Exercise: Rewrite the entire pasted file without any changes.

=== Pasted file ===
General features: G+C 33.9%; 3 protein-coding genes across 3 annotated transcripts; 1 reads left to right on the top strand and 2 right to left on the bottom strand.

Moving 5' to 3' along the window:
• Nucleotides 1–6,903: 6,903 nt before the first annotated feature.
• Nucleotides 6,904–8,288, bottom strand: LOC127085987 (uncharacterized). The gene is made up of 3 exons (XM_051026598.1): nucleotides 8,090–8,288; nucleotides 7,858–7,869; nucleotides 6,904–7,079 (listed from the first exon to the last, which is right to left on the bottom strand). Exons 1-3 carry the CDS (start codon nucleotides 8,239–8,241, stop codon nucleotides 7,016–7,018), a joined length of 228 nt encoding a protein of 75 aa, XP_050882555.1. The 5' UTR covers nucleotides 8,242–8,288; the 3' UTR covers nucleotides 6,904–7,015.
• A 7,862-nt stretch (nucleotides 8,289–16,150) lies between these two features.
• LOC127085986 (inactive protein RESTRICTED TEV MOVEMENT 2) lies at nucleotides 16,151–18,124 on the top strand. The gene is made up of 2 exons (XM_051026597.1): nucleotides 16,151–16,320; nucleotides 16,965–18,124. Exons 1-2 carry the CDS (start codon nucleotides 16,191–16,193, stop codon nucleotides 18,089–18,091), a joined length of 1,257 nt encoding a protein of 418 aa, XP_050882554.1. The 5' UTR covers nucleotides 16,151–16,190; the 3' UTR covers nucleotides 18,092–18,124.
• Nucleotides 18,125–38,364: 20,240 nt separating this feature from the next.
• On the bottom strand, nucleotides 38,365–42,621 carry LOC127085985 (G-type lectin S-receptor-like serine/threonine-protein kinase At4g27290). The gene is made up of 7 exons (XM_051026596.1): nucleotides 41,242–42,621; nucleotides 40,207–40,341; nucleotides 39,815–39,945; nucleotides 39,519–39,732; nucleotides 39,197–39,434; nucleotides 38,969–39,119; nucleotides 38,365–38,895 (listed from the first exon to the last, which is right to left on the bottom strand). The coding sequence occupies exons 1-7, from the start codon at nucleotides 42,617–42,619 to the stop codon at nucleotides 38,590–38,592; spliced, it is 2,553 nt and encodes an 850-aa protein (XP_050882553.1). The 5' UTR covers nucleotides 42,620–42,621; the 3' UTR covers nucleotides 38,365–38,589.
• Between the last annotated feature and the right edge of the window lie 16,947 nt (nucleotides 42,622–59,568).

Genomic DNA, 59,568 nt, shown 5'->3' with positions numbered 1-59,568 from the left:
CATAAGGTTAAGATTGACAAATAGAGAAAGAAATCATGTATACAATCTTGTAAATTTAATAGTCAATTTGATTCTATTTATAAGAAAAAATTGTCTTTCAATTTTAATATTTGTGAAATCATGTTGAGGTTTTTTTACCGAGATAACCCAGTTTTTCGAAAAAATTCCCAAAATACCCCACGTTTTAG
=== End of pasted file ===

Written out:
General features: G+C 33.9%; 3 protein-coding genes across 3 annotated transcripts; 1 reads left to right on the top strand and 2 right to left on the bottom strand.

Moving 5' to 3' along the window:
• Nucleotides 1–6,903: 6,903 nt before the first annotated feature.
• Nucleotides 6,904–8,288, bottom strand: LOC127085987 (uncharacterized). The gene is made up of 3 exons (XM_051026598.1): nucleotides 8,090–8,288; nucleotides 7,858–7,869; nucleotides 6,904–7,079 (listed from the first exon to the last, which is right to left on the bottom strand). Exons 1-3 carry the CDS (start codon nucleotides 8,239–8,241, stop codon nucleotides 7,016–7,018), a joined length of 228 nt encoding a protein of 75 aa, XP_050882555.1. The 5' UTR covers nucleotides 8,242–8,288; the 3' UTR covers nucleotides 6,904–7,015.
• A 7,862-nt stretch (nucleotides 8,289–16,150) lies between these two features.
• LOC127085986 (inactive protein RESTRICTED TEV MOVEMENT 2) lies at nucleotides 16,151–18,124 on the top strand. The gene is made up of 2 exons (XM_051026597.1): nucleotides 16,151–16,320; nucleotides 16,965–18,124. Exons 1-2 carry the CDS (start codon nucleotides 16,191–16,193, stop codon nucleotides 18,089–18,091), a joined length of 1,257 nt encoding a protein of 418 aa, XP_050882554.1. The 5' UTR covers nucleotides 16,151–16,190; the 3' UTR covers nucleotides 18,092–18,124.
• Nucleotides 18,125–38,364: 20,240 nt separating this feature from the next.
• On the bottom strand, nucleotides 38,365–42,621 carry LOC127085985 (G-type lectin S-receptor-like serine/threonine-protein kinase At4g27290). The gene is made up of 7 exons (XM_051026596.1): nucleotides 41,242–42,621; nucleotides 40,207–40,341; nucleotides 39,815–39,945; nucleotides 39,519–39,732; nucleotides 39,197–39,434; nucleotides 38,969–39,119; nucleotides 38,365–38,895 (listed from the first exon to the last, which is right to left on the bottom strand). The coding sequence occupies exons 1-7, from the start codon at nucleotides 42,617–42,619 to the stop codon at nucleotides 38,590–38,592; spliced, it is 2,553 nt and encodes an 850-aa protein (XP_050882553.1). The 5' UTR covers nucleotides 42,620–42,621; the 3' UTR covers nucleotides 38,365–38,589.
• Between the last annotated feature and the right edge of the window lie 16,947 nt (nucleotides 42,622–59,568).

Genomic DNA, 59,568 nt, shown 5'->3' with positions numbered 1-59,568 from the left:
CATAAGGTTAAGATTGACAAATAGAGAAAGAAATCATGTATACAATCTTGTAAATTTAATAGTCAATTTGATTCTATTTATAAGAAAAAATTGTCTTTCAATTTTAATATTTGTGAAATCATGTTGAGGTTTTTTTACCGAGATAACCCAGTTTTTCGAAAAAATTCCCAAAATACCCCACGTTTTAG